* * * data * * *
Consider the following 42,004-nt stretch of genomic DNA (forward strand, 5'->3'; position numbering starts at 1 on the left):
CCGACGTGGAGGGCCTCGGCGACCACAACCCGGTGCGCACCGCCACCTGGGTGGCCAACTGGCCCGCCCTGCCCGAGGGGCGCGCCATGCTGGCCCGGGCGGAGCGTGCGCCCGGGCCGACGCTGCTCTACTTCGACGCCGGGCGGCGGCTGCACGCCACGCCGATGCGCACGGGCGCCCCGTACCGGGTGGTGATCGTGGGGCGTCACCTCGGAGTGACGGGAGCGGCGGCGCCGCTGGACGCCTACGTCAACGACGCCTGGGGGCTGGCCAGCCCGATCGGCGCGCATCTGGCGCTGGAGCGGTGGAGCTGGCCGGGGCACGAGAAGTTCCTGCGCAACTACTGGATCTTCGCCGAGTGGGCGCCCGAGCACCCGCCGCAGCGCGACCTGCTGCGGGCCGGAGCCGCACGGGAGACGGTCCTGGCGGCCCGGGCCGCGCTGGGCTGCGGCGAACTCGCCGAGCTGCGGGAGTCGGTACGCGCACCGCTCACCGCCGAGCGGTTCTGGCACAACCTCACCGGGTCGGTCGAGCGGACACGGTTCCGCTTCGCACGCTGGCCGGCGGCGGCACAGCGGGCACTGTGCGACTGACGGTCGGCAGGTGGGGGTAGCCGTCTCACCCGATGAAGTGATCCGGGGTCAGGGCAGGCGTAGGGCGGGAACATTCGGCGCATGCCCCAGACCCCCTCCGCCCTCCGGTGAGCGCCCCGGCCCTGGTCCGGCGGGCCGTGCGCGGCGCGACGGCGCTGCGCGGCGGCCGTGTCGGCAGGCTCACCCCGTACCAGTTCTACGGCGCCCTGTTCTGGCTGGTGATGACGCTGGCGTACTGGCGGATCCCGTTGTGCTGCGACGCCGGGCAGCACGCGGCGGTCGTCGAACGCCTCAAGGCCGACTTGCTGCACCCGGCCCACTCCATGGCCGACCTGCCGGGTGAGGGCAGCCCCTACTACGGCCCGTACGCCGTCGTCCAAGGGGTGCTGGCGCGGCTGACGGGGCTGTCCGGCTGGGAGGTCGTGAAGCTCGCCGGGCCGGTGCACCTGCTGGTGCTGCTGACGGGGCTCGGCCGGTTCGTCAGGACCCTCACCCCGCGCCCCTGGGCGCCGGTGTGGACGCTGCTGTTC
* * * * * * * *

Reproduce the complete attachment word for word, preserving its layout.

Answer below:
Consider the following 42,004-nt stretch of genomic DNA (forward strand, 5'->3'; position numbering starts at 1 on the left):
CCGACGTGGAGGGCCTCGGCGACCACAACCCGGTGCGCACCGCCACCTGGGTGGCCAACTGGCCCGCCCTGCCCGAGGGGCGCGCCATGCTGGCCCGGGCGGAGCGTGCGCCCGGGCCGACGCTGCTCTACTTCGACGCCGGGCGGCGGCTGCACGCCACGCCGATGCGCACGGGCGCCCCGTACCGGGTGGTGATCGTGGGGCGTCACCTCGGAGTGACGGGAGCGGCGGCGCCGCTGGACGCCTACGTCAACGACGCCTGGGGGCTGGCCAGCCCGATCGGCGCGCATCTGGCGCTGGAGCGGTGGAGCTGGCCGGGGCACGAGAAGTTCCTGCGCAACTACTGGATCTTCGCCGAGTGGGCGCCCGAGCACCCGCCGCAGCGCGACCTGCTGCGGGCCGGAGCCGCACGGGAGACGGTCCTGGCGGCCCGGGCCGCGCTGGGCTGCGGCGAACTCGCCGAGCTGCGGGAGTCGGTACGCGCACCGCTCACCGCCGAGCGGTTCTGGCACAACCTCACCGGGTCGGTCGAGCGGACACGGTTCCGCTTCGCACGCTGGCCGGCGGCGGCACAGCGGGCACTGTGCGACTGACGGTCGGCAGGTGGGGGTAGCCGTCTCACCCGATGAAGTGATCCGGGGTCAGGGCAGGCGTAGGGCGGGAACATTCGGCGCATGCCCCAGACCCCCTCCGCCCTCCGGTGAGCGCCCCGGCCCTGGTCCGGCGGGCCGTGCGCGGCGCGACGGCGCTGCGCGGCGGCCGTGTCGGCAGGCTCACCCCGTACCAGTTCTACGGCGCCCTGTTCTGGCTGGTGATGACGCTGGCGTACTGGCGGATCCCGTTGTGCTGCGACGCCGGGCAGCACGCGGCGGTCGTCGAACGCCTCAAGGCCGACTTGCTGCACCCGGCCCACTCCATGGCCGACCTGCCGGGTGAGGGCAGCCCCTACTACGGCCCGTACGCCGTCGTCCAAGGGGTGCTGGCGCGGCTGACGGGGCTGTCCGGCTGGGAGGTCGTGAAGCTCGCCGGGCCGGTGCACCTGCTGGTGCTGCTGACGGGGCTCGGCCGGTTCGTCAGGACCCTCACCCCGCGCCCCTGGGCGCCGGTGTGGACGCTGCTGTTC